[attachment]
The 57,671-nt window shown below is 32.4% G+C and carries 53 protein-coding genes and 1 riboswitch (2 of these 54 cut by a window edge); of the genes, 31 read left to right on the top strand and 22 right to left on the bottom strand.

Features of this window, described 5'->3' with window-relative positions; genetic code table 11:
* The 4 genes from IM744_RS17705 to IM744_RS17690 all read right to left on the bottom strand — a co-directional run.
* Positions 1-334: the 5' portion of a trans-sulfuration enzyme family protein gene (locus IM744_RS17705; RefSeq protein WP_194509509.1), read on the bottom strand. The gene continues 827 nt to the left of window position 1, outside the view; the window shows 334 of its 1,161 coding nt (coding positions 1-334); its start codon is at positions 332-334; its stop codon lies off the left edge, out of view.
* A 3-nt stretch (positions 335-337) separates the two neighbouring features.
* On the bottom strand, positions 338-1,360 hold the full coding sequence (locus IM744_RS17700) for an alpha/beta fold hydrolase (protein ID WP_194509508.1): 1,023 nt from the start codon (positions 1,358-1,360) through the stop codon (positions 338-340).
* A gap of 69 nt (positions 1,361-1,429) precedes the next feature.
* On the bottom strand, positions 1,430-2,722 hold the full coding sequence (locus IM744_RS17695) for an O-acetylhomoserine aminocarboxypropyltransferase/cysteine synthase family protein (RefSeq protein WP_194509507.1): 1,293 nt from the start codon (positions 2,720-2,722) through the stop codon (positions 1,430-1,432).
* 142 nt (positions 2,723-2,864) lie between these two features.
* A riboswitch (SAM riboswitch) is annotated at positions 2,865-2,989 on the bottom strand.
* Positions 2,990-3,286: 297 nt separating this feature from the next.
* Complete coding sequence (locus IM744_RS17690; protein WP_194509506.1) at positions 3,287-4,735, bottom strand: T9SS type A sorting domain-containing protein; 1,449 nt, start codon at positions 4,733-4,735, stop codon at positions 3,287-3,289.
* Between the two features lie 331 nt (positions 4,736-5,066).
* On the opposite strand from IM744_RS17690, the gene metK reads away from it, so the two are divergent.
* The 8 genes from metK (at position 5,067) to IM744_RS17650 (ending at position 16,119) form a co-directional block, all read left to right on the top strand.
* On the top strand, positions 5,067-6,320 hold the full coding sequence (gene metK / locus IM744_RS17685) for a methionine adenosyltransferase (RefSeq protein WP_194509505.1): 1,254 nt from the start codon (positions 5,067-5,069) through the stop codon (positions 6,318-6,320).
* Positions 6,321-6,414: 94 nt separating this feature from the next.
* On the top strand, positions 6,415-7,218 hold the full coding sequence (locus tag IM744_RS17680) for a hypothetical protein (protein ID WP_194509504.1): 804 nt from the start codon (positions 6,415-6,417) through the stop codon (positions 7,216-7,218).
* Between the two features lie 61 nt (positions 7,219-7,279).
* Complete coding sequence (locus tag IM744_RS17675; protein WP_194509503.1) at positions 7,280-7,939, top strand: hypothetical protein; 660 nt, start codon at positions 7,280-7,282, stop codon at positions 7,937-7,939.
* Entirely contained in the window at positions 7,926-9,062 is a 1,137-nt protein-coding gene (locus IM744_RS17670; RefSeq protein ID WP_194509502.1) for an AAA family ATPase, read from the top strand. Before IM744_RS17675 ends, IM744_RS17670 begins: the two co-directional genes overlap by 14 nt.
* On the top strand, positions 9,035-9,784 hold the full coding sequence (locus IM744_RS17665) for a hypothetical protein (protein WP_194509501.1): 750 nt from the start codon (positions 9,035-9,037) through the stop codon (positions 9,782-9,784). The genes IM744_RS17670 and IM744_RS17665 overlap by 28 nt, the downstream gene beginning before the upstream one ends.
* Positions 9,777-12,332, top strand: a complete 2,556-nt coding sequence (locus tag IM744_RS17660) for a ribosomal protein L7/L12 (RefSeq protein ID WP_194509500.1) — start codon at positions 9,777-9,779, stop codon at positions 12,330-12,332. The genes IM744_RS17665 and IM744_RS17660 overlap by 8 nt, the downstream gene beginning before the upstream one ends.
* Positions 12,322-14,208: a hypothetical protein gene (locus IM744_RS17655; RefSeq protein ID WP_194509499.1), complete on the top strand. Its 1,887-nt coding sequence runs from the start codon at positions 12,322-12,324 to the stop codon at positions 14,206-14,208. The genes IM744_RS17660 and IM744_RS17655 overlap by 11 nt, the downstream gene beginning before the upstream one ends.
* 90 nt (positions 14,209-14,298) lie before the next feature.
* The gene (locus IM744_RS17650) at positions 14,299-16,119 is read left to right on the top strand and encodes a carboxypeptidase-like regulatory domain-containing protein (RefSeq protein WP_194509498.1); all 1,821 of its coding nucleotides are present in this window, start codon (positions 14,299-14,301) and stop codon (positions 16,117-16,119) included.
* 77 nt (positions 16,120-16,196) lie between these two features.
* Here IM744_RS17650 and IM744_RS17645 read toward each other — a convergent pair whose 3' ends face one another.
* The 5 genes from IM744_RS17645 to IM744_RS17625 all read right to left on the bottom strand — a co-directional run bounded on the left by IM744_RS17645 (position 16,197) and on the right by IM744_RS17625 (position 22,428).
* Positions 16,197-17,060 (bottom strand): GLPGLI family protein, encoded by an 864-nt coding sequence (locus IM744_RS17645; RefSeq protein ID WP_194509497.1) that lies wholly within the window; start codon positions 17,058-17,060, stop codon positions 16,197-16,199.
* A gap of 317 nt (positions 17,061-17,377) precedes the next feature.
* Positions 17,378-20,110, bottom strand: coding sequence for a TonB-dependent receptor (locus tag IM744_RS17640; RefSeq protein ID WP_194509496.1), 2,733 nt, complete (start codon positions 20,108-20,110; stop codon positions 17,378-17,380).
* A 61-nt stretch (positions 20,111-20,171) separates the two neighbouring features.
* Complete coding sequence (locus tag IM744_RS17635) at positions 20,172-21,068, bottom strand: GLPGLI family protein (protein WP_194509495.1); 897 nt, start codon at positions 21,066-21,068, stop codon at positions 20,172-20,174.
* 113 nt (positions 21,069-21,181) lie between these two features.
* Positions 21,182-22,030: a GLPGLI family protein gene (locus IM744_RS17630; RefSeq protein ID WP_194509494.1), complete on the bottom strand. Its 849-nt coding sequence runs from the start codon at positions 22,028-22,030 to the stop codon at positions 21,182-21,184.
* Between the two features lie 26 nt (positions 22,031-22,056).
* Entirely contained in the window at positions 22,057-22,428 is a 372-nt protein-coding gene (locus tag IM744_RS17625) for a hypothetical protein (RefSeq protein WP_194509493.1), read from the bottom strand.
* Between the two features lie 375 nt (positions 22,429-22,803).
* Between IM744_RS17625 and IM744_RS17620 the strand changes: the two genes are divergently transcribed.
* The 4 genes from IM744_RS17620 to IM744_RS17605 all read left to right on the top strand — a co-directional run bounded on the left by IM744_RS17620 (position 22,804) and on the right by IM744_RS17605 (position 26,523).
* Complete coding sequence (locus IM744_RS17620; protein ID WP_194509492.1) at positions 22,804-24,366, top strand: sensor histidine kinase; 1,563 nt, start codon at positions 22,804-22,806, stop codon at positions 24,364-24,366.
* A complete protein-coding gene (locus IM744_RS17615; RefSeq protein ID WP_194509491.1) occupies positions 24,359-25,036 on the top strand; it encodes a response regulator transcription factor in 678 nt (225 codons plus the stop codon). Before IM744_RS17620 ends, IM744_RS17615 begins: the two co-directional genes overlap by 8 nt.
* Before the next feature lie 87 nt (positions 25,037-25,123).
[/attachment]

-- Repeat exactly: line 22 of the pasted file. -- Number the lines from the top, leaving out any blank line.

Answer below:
* On the top strand, positions 9,035-9,784 hold the full coding sequence (locus IM744_RS17665) for a hypothetical protein (protein WP_194509501.1): 750 nt from the start codon (positions 9,035-9,037) through the stop codon (positions 9,782-9,784). The genes IM744_RS17670 and IM744_RS17665 overlap by 28 nt, the downstream gene beginning before the upstream one ends.